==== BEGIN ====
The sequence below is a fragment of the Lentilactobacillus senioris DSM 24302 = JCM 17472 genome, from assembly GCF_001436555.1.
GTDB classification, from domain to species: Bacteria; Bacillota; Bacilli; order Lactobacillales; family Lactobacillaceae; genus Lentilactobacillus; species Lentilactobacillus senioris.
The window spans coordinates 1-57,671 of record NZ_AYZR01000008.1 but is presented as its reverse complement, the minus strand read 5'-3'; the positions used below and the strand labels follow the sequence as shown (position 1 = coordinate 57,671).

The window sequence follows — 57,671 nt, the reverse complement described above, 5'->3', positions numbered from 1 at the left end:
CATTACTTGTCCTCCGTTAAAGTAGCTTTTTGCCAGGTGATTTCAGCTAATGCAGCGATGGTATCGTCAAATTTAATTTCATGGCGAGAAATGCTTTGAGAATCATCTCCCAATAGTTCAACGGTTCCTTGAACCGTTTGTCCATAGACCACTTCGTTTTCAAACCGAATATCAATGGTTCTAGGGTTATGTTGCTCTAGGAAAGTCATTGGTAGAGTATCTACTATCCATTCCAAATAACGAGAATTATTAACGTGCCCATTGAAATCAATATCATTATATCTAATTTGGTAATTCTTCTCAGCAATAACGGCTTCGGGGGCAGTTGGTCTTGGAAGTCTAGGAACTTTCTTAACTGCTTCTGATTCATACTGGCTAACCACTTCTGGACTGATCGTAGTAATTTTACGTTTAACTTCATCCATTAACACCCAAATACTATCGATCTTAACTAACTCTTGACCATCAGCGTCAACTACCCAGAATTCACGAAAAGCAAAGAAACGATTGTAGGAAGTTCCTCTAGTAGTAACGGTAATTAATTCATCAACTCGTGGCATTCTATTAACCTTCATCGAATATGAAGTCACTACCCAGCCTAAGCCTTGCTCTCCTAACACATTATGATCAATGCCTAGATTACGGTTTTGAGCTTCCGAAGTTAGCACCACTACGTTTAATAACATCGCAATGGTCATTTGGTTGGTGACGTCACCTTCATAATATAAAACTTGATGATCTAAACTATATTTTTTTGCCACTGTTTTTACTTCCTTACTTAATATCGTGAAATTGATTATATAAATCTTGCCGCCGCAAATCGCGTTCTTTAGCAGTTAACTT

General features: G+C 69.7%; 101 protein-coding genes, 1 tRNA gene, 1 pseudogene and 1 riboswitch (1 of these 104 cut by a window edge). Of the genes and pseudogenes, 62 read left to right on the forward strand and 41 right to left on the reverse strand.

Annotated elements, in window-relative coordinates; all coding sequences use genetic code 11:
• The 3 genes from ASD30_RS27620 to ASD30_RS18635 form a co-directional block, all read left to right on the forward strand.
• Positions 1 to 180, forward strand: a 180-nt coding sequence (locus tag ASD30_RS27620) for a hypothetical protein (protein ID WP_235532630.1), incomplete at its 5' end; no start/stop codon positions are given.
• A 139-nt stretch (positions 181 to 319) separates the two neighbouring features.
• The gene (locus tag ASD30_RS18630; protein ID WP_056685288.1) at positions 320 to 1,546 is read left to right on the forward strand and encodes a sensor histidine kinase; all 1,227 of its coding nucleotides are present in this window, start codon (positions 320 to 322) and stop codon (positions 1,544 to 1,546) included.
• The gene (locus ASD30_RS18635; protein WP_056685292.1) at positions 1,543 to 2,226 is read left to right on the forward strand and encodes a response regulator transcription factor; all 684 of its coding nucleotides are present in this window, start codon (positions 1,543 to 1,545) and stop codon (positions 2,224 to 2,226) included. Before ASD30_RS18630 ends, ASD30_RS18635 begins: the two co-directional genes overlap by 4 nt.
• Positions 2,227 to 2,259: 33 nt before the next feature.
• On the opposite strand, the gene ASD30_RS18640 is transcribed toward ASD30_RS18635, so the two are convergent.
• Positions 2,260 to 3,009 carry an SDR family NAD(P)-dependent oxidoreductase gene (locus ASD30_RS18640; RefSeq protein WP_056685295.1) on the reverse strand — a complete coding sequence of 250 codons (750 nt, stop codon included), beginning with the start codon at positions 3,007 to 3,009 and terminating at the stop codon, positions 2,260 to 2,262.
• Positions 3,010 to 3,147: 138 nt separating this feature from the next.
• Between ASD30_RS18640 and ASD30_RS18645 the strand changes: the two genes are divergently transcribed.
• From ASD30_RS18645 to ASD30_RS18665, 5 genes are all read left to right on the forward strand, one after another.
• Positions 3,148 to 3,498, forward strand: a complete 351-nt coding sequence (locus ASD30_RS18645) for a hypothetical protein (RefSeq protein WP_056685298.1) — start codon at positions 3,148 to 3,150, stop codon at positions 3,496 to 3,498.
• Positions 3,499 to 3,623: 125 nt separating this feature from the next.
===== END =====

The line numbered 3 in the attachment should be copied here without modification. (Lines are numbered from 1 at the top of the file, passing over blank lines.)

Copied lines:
The window spans coordinates 1-57,671 of record NZ_AYZR01000008.1 but is presented as its reverse complement, the minus strand read 5'-3'; the positions used below and the strand labels follow the sequence as shown (position 1 = coordinate 57,671).